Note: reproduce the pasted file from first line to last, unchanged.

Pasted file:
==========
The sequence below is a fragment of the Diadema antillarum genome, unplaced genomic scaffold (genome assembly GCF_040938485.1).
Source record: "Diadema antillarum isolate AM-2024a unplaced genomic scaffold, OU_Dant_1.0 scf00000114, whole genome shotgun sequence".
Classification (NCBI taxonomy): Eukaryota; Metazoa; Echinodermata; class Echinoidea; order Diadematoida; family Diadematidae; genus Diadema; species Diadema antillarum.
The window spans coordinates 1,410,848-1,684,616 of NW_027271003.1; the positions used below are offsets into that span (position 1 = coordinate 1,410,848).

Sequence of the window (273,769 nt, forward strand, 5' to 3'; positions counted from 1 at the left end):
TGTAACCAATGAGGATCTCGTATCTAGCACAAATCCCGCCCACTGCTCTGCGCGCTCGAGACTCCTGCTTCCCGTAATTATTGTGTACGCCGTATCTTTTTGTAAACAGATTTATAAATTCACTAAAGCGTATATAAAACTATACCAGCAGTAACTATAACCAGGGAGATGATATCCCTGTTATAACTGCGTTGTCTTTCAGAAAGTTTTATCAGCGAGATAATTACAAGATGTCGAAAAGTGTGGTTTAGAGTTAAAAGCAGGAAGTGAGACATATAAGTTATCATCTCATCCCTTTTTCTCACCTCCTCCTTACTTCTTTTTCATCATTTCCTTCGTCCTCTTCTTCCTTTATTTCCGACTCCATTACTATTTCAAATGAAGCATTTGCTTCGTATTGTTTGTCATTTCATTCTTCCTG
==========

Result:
The sequence below is a fragment of the Diadema antillarum genome, unplaced genomic scaffold (genome assembly GCF_040938485.1).
Source record: "Diadema antillarum isolate AM-2024a unplaced genomic scaffold, OU_Dant_1.0 scf00000114, whole genome shotgun sequence".
Classification (NCBI taxonomy): Eukaryota; Metazoa; Echinodermata; class Echinoidea; order Diadematoida; family Diadematidae; genus Diadema; species Diadema antillarum.
The window spans coordinates 1,410,848-1,684,616 of NW_027271003.1; the positions used below are offsets into that span (position 1 = coordinate 1,410,848).

Sequence of the window (273,769 nt, forward strand, 5' to 3'; positions counted from 1 at the left end):
TGTAACCAATGAGGATCTCGTATCTAGCACAAATCCCGCCCACTGCTCTGCGCGCTCGAGACTCCTGCTTCCCGTAATTATTGTGTACGCCGTATCTTTTTGTAAACAGATTTATAAATTCACTAAAGCGTATATAAAACTATACCAGCAGTAACTATAACCAGGGAGATGATATCCCTGTTATAACTGCGTTGTCTTTCAGAAAGTTTTATCAGCGAGATAATTACAAGATGTCGAAAAGTGTGGTTTAGAGTTAAAAGCAGGAAGTGAGACATATAAGTTATCATCTCATCCCTTTTTCTCACCTCCTCCTTACTTCTTTTTCATCATTTCCTTCGTCCTCTTCTTCCTTTATTTCCGACTCCATTACTATTTCAAATGAAGCATTTGCTTCGTATTGTTTGTCATTTCATTCTTCCTG